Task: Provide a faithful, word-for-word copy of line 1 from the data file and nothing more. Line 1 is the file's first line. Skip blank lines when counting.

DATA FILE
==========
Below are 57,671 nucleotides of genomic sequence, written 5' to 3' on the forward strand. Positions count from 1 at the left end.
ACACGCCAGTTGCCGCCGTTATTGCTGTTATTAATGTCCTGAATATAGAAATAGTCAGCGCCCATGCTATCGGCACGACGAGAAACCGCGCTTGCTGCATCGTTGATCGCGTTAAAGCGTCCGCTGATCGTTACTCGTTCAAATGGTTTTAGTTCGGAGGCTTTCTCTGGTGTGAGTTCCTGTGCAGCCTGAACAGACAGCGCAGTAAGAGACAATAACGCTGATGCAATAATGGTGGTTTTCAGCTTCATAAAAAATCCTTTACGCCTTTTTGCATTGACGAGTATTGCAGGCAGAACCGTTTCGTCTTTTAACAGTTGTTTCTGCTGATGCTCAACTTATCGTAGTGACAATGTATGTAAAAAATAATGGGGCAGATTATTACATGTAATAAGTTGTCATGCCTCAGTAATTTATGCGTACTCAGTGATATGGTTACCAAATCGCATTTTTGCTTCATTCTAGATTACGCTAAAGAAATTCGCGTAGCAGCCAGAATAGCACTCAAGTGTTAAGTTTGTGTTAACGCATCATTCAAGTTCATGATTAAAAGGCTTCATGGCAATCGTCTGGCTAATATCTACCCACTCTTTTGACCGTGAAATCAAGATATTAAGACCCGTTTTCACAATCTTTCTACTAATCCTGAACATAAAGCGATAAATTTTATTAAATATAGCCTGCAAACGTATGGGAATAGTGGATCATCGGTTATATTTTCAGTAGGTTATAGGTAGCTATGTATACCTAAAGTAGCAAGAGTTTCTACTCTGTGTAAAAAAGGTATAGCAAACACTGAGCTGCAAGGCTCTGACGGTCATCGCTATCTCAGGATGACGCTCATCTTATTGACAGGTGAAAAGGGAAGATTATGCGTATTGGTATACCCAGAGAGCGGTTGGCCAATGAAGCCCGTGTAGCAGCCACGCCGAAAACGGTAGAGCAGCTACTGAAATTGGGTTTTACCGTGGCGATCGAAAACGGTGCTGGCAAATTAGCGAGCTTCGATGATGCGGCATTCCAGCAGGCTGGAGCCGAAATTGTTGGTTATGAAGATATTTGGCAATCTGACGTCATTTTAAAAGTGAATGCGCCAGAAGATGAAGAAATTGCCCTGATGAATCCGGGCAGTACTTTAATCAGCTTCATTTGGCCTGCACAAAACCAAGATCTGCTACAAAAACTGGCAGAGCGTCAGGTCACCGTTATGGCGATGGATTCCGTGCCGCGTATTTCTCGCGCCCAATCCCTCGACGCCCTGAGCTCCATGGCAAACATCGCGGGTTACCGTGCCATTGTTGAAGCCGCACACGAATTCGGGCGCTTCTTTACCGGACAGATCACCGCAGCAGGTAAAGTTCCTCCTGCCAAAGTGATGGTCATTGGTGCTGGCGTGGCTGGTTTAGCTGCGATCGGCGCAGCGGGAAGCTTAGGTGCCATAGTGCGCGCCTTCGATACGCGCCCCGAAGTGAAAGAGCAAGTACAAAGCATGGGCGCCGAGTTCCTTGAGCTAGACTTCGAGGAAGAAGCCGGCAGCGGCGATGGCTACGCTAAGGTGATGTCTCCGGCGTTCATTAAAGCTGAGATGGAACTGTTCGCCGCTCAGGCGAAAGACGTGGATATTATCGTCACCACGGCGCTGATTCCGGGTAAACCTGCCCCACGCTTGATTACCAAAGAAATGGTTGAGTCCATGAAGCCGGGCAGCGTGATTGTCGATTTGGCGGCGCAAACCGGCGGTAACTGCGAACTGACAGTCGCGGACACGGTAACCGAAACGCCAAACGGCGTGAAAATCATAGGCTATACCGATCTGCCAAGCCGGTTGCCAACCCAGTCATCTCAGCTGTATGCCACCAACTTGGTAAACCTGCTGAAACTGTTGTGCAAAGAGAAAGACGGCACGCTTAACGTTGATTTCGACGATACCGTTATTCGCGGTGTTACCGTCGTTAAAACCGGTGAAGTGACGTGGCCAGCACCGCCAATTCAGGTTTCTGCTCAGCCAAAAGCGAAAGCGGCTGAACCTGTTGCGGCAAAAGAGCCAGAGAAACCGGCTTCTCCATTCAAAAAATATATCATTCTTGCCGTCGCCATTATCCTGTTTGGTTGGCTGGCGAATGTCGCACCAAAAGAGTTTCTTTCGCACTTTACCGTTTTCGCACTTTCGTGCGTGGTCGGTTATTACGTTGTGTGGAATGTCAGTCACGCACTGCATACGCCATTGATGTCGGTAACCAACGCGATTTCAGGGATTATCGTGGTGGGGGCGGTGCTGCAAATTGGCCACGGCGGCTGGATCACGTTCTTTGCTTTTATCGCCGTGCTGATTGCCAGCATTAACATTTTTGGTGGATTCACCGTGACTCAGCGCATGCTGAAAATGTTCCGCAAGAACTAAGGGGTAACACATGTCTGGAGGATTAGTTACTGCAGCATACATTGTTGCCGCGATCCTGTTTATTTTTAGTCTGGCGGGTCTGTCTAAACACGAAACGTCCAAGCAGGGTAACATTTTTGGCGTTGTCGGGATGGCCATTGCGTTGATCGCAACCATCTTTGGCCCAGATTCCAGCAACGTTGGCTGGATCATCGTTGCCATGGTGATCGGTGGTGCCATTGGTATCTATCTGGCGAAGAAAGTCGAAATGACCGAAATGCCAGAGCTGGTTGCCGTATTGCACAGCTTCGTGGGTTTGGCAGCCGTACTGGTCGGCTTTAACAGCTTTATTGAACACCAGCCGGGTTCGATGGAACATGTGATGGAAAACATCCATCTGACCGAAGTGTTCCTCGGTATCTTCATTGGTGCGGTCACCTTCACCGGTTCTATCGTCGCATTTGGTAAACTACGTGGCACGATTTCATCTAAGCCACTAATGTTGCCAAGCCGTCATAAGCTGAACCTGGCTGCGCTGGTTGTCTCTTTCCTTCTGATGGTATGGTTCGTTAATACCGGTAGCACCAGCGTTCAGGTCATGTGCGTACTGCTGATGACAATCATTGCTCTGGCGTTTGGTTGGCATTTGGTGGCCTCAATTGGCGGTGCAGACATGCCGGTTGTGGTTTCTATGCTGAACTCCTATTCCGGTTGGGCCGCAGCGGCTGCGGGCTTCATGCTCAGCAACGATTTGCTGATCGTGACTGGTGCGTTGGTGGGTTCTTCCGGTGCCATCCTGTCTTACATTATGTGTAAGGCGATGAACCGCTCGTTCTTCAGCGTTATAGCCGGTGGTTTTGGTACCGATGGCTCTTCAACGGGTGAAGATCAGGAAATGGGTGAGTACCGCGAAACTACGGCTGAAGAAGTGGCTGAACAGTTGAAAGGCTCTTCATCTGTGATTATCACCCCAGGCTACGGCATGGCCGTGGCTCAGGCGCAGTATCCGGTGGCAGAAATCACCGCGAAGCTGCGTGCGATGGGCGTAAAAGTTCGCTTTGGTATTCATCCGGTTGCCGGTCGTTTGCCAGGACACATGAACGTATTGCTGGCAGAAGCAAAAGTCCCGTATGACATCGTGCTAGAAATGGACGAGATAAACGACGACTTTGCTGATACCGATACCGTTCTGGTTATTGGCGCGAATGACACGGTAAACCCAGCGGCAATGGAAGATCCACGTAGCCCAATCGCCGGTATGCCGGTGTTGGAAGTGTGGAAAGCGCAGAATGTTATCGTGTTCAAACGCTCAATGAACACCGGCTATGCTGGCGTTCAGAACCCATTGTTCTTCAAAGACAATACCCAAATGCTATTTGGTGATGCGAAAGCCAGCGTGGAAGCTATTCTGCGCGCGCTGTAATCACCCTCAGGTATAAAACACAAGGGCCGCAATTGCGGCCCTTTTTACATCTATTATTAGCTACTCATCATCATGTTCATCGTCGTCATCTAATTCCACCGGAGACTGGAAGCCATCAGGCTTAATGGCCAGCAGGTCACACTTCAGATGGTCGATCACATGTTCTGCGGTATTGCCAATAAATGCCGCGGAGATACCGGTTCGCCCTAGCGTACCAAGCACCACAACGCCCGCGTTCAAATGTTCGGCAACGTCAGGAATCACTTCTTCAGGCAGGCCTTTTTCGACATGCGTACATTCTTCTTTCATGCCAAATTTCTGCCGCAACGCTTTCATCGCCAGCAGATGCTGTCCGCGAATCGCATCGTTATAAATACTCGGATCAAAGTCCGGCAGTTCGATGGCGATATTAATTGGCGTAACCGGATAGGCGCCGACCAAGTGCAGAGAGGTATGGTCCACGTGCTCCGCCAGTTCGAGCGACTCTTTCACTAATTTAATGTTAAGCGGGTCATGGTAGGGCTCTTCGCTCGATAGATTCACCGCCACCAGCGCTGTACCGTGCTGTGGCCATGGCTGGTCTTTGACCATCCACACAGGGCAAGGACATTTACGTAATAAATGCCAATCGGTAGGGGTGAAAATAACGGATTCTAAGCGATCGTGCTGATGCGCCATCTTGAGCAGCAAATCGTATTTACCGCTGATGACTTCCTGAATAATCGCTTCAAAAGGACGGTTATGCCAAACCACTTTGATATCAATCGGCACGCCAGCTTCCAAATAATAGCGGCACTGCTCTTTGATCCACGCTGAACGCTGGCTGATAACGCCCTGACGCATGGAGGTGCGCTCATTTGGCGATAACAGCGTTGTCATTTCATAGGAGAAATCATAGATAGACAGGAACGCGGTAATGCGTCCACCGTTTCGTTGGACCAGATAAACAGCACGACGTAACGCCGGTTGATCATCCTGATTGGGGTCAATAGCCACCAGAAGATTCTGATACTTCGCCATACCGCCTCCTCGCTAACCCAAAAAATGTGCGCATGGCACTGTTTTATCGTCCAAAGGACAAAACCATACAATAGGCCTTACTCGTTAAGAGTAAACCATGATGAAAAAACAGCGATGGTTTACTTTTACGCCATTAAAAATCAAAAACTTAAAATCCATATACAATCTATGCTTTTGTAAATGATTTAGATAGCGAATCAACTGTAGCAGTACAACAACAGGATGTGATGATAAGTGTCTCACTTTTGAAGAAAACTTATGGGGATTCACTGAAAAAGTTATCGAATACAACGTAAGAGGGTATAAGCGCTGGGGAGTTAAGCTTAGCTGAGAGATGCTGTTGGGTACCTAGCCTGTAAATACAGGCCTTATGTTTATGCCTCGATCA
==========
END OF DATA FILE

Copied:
Below are 57,671 nucleotides of genomic sequence, written 5' to 3' on the forward strand. Positions count from 1 at the left end.